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Supreme Court Holds under First Amendment that Offensive, Disparaging Words Can Be Granted Trademark Protection

Lately there has been a growing tension between certain trademark applicants and a provision of the 1946 Lanham Act, which governs protection of trademarks. This clause gives the U.S. Patent and Trademark Office ( the “PTO”) the power to deny registration of any “immoral. . . scandalous” trademark, or one that may “disparage . . . or bring . . . into contempt or disrepute” any “persons, living or dead.” 15 U. S. C. §1052(a). For some time now, this issue has been in the spotlight with a lengthy legal dispute over whether the PTO must cancel the “Washington Redskins” trademarks registered to the National Football League team of that name, because the term “redskins” is disparaging of Native Americans. In the latest ruling, the PTO canceled the Redskins trademark registrations, and that ruling is currently on appeal.  A recent decision by the Supreme Court, however, may change everything.

TrademarkIn the meantime, the issue of disparaging trademarks arose in relation to an application by an Asian-American singing group seeking to register their band name “The Slants,” a highly unflattering reference to facial features of persons of the Asian race. The PTO denied their application for registration, and lead singer Simon Tam appealed the decision, fighting Joseph Matal, Director of the United States Patent and Trademark Office, all the way to the United States Supreme Court.

In Matal v. Tam, 582 U.S. ___ (2017), the Supreme Court ruled in favor of band leader Simon Tam, so the issue presumably is now settled. The ruling invalidates the provision of the trademark law that prohibits registration of any trademark that may “disparage . . . or bring . . . into contempt or disrepute” any “persons, living or dead.” In Matal, the highest court determined that §2(a) of the Lanham Act as it applies to “disparaging” trademarks is impermissible viewpoint discrimination; the disparagement provision effectively discriminates against a particular message conveyed, which becomes an issue of government intervention in free speech. If valid, this section of the Lanham Act would effectively allow the PTO to discriminate against certain viewpoints by denying trademark protection.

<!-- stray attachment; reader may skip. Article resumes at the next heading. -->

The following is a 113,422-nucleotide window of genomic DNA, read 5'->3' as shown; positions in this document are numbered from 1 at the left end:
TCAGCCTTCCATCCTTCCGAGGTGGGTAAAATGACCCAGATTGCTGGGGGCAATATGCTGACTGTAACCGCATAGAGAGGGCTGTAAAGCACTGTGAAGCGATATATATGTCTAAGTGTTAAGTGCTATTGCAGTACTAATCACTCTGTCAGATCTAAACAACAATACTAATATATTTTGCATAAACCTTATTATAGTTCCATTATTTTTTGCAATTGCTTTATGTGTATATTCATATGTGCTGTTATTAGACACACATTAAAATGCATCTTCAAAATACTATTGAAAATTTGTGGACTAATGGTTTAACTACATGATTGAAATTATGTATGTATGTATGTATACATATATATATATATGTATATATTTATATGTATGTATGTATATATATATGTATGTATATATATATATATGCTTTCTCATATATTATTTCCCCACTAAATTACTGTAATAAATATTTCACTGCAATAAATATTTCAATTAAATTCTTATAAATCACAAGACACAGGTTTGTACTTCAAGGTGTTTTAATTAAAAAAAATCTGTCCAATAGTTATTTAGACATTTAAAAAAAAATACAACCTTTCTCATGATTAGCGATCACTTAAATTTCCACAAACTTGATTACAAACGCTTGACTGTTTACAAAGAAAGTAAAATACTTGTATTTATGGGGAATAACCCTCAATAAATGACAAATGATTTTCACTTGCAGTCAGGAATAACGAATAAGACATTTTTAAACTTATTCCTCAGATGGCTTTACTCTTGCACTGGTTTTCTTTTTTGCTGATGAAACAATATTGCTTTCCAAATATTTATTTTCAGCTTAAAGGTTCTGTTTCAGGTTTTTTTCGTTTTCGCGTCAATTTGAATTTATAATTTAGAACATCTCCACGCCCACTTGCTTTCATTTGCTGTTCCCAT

In addition to settling the disparagement issue, the court also settled two other important questions as to the nature of trademarks with regard to free speech. First at issue was whether trademarks are to be considered government speech, rather than private speech, a question the court decided decisively in favor of private speech. Another argument put forth by the government is that trademarks are not a form of speech, but rather a government subsidy that the government may permit at its discretion. The court dispatched this characterization of trademarks as well.

Although the Washington Redskins case, still on appeal, is not included in the Matal case, it is generally assumed the Matal decision by the Supreme Court will control the outcome of the Redskins case and require the PTO to reverse its orders canceling the “Redskins” trademark registrations.

Our view: We certainly respect, indeed value, our First Amendment free speech guarantee, but we expect the outcome of this Supreme Court decision will open the floodgates for countless filings seeking trademark protection for an assortment of terms and phrases containing colorful and not so colorful expression, such as marks containing the “N-word” or the “F-Bomb,” as well as other slang references to sexual acts and body parts.

Jack Wheat

Jack A. Wheat is a Member of McBrayer law. Mr. Wheat focuses his practice in the areas of intellectual property, trademarks, copyright, entrepreneurial law, infringement litigation and hospitality and tourism law from the firm's Louisville office. Contact Mr. Wheat at mailto:jwheat@mcbrayerfirm.comor (502) 327-5400, ext. 2308,  or reach out to any of the attorneys at McBrayer.

Services may be performed by others.

This article does not constitute legal advice.

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